A number of Brooklyn’s mutual-aid community fridges came to vibrant life last year with artwork by Tiffany Baker (@hiccupbk). On refrigerator installations for Playground Coffee Shop and Clinton Hill Fort Greene Mutual Aid (the Fort Greene Community Fridge, pictured above), Baker’s hand-painted portraits encourage neighbors to take what they need and share what they don’t. The portraits are framed in bright graphics and welcoming messages (Free food for all!). Each work serves as a reminder that art can be a bridge, as Baker’s artist statement says, “between the viewer and the subject to create a shared space of intimacy and trust.”

Photos by Deniz Gonel, BFA Film ’24

Pink street-fridge structure with portrait of a Black youth crowned in bright green leaves
Pile of oranges in a black crate
Mural with two brown-skinned people, one wearing a brimmed hat with colorful ribbons, the other with dark hair pulled in a bun and blue circular earring, on a street with other wall art

Gods That Walk Among Us
Robert Vargas, alumnus of Fine Arts
Bushwick, Brooklyn

Painting through the summer city heat and rain over three days last August, Robert Vargas (@TheRobertVargas) created Gods That Walk Among Us, a mural on the corner of Troutman Street and Wyckoff Avenue. Vargas made the piece, commissioned by the street art organization the Bushwick Collective, in tribute to “the Latin people of this community . . . united under the banner of our collective Indigenous roots,” as he shared in a post on Instagram. “My dedication to this wall was my way to honor them and to further instill pride in this community.” 

Photos by Caroline Cramer, BFA Photography ’22

Close look at mural, showing a youth's bright brown eyes against purple and yellow background
Mural with two brown-skinned people, one wearing a brimmed hat with colorful ribbons, the other with dark hair pulled in a bun and blue circular earring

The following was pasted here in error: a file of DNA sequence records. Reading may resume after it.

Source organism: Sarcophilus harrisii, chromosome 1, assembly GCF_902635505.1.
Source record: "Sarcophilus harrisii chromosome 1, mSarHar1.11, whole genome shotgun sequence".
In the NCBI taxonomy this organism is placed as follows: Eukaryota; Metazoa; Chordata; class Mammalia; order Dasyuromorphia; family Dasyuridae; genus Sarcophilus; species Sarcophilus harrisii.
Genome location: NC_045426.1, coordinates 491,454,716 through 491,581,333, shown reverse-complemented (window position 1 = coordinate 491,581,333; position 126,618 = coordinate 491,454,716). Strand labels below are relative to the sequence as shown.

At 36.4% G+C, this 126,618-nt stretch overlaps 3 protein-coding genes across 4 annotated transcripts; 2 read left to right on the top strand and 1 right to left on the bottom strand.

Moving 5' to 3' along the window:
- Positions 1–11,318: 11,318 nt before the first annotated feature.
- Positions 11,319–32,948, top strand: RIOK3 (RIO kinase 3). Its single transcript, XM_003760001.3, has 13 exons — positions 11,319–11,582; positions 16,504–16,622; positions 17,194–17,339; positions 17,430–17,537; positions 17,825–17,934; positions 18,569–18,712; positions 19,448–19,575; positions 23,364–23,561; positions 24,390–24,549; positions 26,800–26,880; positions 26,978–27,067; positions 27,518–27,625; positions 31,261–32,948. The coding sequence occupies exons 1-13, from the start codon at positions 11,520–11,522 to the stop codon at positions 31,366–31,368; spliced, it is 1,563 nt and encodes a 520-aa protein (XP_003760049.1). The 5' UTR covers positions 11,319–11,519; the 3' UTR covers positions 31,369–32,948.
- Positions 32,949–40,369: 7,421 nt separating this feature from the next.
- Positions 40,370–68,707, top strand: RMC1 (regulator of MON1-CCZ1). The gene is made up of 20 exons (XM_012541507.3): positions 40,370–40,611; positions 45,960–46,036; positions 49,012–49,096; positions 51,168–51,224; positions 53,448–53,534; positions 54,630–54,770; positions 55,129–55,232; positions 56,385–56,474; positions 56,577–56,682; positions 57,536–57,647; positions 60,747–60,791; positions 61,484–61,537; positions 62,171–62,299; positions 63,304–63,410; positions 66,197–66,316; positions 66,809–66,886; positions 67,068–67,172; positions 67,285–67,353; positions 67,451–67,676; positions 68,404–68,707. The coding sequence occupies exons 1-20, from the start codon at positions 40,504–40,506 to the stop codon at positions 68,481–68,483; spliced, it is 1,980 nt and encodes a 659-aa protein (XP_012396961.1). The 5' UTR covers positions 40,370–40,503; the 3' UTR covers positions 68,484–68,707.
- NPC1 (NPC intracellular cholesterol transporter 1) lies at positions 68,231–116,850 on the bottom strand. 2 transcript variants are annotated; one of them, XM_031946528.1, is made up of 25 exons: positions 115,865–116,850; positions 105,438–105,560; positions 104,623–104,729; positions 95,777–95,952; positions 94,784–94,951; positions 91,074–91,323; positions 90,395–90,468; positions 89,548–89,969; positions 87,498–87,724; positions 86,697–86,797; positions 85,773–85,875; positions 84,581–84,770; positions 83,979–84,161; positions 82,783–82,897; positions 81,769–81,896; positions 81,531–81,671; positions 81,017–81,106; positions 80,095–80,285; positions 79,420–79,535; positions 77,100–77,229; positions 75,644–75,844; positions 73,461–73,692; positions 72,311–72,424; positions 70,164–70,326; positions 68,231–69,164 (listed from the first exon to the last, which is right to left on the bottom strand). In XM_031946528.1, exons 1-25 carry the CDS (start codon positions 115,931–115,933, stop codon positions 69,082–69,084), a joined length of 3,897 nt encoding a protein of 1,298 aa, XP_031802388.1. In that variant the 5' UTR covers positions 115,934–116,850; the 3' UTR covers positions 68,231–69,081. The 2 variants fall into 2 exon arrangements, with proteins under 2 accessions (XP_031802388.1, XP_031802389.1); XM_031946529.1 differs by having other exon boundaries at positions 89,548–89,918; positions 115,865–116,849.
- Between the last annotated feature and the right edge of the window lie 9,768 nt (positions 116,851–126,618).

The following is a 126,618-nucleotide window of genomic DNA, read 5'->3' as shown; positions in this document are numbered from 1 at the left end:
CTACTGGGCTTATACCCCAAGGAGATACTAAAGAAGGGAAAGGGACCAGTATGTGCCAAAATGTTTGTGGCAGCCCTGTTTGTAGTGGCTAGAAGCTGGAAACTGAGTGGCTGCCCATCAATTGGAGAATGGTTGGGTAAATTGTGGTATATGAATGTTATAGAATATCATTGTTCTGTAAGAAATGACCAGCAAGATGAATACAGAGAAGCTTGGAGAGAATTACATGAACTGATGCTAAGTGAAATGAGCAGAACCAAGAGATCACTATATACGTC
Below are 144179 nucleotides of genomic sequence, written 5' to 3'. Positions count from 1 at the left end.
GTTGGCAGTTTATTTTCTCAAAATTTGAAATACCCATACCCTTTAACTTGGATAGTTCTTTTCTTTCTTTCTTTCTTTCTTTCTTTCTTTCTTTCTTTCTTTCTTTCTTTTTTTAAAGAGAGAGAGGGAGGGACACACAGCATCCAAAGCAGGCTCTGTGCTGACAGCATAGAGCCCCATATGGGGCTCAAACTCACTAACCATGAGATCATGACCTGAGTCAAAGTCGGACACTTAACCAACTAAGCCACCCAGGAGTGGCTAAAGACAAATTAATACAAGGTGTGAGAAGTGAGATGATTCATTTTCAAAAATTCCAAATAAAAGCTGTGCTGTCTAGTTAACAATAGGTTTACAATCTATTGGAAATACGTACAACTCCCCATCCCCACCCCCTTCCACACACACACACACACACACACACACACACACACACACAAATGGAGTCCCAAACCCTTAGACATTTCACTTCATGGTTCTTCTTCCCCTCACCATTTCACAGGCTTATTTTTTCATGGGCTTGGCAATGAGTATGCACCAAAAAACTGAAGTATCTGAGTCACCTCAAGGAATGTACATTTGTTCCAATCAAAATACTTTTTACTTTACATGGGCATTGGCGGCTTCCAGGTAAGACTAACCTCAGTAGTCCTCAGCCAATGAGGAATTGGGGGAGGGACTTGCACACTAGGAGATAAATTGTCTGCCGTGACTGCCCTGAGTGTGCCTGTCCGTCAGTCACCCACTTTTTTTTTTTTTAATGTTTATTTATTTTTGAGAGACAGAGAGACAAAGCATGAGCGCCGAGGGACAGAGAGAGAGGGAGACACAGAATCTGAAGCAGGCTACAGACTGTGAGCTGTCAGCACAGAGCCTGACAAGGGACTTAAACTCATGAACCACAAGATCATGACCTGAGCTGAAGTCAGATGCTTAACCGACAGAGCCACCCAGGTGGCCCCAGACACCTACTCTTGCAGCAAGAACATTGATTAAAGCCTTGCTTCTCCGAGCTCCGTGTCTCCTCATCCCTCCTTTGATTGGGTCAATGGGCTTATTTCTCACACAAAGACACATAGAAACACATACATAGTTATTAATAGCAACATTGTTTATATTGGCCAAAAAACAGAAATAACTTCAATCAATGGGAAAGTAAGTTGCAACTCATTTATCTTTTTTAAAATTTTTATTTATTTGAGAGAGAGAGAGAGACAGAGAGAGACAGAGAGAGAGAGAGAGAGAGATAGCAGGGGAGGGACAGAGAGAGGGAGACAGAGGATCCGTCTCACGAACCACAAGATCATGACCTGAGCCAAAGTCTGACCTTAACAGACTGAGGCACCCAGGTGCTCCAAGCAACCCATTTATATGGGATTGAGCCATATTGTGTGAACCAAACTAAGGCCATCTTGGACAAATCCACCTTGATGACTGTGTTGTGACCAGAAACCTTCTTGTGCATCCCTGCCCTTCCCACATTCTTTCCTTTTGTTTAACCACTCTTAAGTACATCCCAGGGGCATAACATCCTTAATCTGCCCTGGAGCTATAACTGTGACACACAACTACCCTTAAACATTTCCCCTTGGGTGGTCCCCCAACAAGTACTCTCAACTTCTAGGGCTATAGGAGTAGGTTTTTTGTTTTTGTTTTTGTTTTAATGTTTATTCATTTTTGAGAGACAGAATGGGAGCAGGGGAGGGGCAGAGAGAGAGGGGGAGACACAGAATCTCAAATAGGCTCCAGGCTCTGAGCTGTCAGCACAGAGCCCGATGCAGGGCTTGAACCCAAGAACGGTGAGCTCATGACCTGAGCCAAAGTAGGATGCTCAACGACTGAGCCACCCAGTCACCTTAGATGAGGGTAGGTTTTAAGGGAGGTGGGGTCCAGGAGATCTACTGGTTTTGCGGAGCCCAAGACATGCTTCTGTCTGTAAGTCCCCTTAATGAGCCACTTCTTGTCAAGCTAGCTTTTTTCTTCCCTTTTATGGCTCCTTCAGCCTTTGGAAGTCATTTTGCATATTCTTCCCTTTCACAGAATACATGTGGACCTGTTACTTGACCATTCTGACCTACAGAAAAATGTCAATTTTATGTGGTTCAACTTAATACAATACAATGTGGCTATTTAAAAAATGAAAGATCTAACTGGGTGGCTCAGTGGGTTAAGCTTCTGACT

People interact with a red structure built streetside, with benches, ramps, and wide tables

Restorative Ground
Abigail Coover, adjunct associate professor of undergraduate architecture; Sera Ghadaki, MArch ’18; Sonya Gimon, MS Sustainable Environmental Systems ’18; Lindsay Harkema; Elsa Ponce, MPS Design Management ’17; Bryony Roberts; and Ryan Brooke Thomas—WIP Collaborative
Hudson Square, Manhattan

Relaxation, play, interaction—WIP Collaborative (@wip_collaborative) designed this inclusive public space as an environment of respite and joy for city dwellers of all ages and abilities. The installation was the winning proposal in Urban Design Forum’s Care for Hudson Square design competition, launched during the pandemic as a means of creating safe, outdoor healing space for community members to convene after months of isolation. 

This is only the beginning of WIP Collaborative’s ongoing work to address inclusivity in the city’s public spaces. This past fall, they won Design Trust for Public Space’s Restorative City RFP to launch The Neurodiverse City, a multiyear project in collaboration with Verona and Carpenter Architects, with the support of Center for Independence of the Disabled-NY, Bronx Independent Living Services, and INCLUDEnyc, to analyze and develop prototypes for public spaces that welcome and support people of all spectrums of neurodiversity.

Photos courtesy of WIP Collaborative